Against Conventional WisdomSkip other details (including permanent urls, DOI, citation information)
This work is licensed under a Creative Commons Attribution-NonCommercial-NoDerivatives 4.0 International License. Please contact firstname.lastname@example.org to use this work in a way not covered by the license. :
For more information, read Michigan Publishing's access and usage policy.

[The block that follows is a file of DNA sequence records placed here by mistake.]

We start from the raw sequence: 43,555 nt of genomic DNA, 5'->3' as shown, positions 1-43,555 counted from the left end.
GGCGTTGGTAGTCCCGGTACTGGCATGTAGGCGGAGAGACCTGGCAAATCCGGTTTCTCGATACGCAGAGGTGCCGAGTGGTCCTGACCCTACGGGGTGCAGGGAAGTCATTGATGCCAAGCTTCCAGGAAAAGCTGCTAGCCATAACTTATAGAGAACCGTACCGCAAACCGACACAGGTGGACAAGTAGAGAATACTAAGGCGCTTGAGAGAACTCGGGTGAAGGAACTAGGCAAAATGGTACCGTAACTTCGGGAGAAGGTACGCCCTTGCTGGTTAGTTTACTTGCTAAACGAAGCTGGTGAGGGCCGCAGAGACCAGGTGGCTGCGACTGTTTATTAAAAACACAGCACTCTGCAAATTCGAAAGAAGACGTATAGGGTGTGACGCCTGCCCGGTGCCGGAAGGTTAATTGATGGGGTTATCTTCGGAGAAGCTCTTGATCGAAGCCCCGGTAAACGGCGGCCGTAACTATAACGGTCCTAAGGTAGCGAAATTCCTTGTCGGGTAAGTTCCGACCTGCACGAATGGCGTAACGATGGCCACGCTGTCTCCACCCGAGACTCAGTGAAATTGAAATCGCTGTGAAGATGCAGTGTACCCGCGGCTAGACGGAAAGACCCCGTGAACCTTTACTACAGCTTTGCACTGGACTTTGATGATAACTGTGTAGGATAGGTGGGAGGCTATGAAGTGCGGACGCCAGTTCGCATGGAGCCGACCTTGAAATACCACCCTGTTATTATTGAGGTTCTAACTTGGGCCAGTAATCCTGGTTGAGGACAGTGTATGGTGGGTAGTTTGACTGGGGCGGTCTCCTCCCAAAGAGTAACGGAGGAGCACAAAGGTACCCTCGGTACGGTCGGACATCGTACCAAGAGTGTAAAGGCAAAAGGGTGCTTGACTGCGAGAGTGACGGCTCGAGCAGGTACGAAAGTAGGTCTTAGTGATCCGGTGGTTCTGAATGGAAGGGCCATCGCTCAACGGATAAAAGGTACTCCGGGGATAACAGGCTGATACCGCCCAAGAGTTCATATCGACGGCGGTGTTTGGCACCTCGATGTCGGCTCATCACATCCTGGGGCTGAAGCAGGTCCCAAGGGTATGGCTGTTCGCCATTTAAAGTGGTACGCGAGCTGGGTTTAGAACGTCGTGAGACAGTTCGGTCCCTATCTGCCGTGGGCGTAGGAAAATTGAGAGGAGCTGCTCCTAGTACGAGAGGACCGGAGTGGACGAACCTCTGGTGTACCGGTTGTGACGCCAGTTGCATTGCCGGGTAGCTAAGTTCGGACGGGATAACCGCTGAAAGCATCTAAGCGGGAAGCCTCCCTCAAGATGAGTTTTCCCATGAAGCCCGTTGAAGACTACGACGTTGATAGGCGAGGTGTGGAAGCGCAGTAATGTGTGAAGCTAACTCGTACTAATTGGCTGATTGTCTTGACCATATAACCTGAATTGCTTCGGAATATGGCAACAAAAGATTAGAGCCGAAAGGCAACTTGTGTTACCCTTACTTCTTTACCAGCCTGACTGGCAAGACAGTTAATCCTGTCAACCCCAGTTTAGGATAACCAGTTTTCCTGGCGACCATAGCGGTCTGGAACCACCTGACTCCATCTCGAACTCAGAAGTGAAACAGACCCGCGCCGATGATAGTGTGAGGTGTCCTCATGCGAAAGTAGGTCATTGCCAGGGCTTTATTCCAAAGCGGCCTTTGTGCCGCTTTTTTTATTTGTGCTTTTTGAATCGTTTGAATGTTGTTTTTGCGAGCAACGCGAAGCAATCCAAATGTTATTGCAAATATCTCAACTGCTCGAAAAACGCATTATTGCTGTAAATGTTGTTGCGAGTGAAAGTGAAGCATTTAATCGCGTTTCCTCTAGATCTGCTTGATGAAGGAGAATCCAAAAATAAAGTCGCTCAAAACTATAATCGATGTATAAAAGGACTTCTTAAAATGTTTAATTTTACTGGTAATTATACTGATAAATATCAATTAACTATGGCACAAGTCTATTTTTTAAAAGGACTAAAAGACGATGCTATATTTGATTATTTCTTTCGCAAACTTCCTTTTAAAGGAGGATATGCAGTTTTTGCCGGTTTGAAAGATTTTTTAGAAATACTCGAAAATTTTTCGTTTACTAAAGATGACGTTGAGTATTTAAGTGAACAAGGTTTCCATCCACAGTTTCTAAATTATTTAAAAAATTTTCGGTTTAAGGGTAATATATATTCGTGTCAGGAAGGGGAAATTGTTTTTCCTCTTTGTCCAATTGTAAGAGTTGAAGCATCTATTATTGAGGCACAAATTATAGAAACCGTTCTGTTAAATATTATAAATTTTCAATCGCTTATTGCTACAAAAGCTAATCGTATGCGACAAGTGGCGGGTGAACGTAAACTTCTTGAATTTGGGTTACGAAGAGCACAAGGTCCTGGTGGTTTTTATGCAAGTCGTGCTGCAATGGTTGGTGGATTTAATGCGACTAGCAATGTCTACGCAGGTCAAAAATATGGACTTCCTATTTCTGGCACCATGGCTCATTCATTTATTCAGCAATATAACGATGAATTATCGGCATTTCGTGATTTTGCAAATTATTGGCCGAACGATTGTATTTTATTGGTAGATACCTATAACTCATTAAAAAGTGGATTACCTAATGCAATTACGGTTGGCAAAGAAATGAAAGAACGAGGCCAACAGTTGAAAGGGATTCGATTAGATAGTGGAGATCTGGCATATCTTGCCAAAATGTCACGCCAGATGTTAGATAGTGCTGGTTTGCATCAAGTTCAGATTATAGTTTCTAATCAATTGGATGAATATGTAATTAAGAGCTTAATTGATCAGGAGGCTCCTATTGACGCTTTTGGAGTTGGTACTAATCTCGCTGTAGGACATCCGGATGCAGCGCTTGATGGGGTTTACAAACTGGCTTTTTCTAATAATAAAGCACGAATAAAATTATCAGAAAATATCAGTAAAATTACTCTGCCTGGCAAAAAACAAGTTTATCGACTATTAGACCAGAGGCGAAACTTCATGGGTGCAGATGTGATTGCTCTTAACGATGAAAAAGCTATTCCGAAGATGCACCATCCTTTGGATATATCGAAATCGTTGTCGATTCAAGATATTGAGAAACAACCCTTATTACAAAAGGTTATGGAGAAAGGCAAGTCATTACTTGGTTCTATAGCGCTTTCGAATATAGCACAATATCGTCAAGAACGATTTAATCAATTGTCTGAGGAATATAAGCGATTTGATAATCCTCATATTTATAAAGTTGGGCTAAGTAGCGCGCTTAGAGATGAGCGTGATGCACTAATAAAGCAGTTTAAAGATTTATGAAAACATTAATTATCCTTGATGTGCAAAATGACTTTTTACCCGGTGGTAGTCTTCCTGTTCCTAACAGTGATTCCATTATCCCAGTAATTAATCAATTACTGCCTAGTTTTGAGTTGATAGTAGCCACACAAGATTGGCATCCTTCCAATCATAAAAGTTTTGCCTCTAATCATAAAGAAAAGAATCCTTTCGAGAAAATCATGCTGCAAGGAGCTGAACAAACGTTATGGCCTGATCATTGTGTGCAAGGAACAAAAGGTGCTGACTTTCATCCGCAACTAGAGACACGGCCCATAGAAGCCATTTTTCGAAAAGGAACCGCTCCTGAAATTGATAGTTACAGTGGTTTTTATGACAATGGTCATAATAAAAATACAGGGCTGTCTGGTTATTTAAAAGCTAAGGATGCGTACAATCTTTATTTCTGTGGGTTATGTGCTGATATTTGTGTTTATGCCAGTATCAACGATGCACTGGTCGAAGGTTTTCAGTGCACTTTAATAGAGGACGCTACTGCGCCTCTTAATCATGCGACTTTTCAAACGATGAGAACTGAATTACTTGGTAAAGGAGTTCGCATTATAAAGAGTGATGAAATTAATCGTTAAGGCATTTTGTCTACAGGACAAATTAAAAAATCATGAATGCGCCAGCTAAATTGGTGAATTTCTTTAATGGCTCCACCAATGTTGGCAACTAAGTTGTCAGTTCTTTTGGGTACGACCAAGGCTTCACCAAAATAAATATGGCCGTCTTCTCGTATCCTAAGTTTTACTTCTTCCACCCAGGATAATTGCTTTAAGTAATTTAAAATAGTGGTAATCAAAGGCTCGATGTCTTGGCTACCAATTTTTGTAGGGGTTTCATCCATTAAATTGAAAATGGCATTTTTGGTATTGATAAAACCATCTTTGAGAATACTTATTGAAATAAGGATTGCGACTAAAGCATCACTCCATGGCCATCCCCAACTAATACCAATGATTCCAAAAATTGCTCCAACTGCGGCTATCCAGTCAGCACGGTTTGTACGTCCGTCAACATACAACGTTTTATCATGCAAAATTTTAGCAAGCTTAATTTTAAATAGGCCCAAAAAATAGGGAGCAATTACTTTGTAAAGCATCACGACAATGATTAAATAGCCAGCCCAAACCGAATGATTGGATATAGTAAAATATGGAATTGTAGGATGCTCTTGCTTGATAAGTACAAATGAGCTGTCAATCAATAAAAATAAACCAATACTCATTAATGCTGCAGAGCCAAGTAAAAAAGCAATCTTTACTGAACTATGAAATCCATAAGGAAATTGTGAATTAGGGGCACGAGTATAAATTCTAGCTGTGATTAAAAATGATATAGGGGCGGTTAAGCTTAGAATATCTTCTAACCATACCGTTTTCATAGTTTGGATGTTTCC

Conventional wisdom has it that truth is always evaluated using our actual linguistic conventions, even when considering counterfactual scenarios in which different conventions are adopted. This principle has been invoked in a number of philosophical arguments, including Kripke’s defense of the necessity of identity and Lewy’s objection to modal conventionalism. But it is false. It fails in the presence of what Einheuser (2006) calls c-monsters, or convention-shifting expressions (on analogy with Kaplan’s monsters, or context-shifting expressions). We show that c-monsters naturally arise in contexts where speakers entertain alternative conventions, such as metalinguistic negotiations. We develop an expressivist theory — inspired by Barker (2002) and MacFarlane (2016) on vague predications and Einheuser (2006) on counterconventionals — to model these shifts in convention. Using this framework, we reassess the philosophical arguments that invoked the conventional wisdom.